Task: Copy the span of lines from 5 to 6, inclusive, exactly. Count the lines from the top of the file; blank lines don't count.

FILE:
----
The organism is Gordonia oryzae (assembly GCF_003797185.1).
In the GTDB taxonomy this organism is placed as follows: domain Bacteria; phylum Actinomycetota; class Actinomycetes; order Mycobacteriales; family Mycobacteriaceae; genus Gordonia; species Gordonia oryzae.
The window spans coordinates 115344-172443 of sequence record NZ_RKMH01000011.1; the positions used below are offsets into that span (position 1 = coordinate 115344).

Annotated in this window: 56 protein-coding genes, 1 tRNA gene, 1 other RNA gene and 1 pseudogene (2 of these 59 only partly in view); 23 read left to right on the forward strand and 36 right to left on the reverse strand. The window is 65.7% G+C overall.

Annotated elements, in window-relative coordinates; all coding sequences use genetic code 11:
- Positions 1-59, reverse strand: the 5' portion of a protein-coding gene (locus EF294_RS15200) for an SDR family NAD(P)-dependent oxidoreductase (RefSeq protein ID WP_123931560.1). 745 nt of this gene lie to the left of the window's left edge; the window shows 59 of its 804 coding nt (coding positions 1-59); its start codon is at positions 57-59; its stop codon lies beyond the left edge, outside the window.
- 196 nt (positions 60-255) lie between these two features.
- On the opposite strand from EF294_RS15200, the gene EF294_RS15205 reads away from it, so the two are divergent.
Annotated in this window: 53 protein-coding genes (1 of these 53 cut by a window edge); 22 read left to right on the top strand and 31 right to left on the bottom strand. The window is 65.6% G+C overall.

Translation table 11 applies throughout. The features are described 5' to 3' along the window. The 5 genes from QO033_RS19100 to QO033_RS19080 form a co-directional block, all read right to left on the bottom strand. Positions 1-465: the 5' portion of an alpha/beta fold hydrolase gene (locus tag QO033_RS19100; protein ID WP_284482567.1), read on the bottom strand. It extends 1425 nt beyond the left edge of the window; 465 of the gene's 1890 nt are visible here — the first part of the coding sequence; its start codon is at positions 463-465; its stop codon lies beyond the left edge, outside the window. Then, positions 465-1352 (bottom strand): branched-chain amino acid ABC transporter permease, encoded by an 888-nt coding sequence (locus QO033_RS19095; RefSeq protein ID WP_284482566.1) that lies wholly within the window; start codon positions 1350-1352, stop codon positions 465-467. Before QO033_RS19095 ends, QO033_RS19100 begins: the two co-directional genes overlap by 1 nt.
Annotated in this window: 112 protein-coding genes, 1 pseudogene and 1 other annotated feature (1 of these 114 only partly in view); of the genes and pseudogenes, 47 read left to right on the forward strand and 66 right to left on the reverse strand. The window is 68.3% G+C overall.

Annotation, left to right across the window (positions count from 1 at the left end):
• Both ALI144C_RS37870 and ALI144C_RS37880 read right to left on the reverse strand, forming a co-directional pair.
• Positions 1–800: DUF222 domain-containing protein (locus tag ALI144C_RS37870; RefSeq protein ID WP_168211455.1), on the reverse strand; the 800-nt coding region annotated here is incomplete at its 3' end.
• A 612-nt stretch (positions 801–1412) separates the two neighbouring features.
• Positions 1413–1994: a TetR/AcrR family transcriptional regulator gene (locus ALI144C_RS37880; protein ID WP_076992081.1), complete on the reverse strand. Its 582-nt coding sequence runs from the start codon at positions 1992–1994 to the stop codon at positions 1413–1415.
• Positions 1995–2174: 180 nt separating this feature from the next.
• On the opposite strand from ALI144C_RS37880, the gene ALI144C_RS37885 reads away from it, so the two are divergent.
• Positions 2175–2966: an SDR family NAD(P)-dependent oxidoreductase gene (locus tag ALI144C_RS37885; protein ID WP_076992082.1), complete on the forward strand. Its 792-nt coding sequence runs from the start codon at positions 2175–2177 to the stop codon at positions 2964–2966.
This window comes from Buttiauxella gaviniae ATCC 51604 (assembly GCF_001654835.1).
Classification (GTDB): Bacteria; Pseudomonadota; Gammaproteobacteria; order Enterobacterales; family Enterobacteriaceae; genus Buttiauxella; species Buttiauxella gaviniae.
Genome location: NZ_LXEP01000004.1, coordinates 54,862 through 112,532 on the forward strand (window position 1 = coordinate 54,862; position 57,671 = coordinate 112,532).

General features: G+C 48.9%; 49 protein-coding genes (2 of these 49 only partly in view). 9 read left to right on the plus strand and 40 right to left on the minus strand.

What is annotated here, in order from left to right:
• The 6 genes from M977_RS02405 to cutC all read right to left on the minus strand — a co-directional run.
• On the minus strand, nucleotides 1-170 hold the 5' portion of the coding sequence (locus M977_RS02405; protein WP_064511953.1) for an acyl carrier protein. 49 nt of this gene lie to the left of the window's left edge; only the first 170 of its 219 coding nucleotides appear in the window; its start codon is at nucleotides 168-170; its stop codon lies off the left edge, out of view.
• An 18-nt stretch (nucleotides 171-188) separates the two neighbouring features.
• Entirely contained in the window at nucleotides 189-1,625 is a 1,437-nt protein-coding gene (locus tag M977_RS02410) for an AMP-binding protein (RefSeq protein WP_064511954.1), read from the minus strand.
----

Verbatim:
Annotated elements, in window-relative coordinates; all coding sequences use genetic code 11:
- Positions 1-59, reverse strand: the 5' portion of a protein-coding gene (locus EF294_RS15200) for an SDR family NAD(P)-dependent oxidoreductase (RefSeq protein ID WP_123931560.1). 745 nt of this gene lie to the left of the window's left edge; the window shows 59 of its 804 coding nt (coding positions 1-59); its start codon is at positions 57-59; its stop codon lies beyond the left edge, outside the window.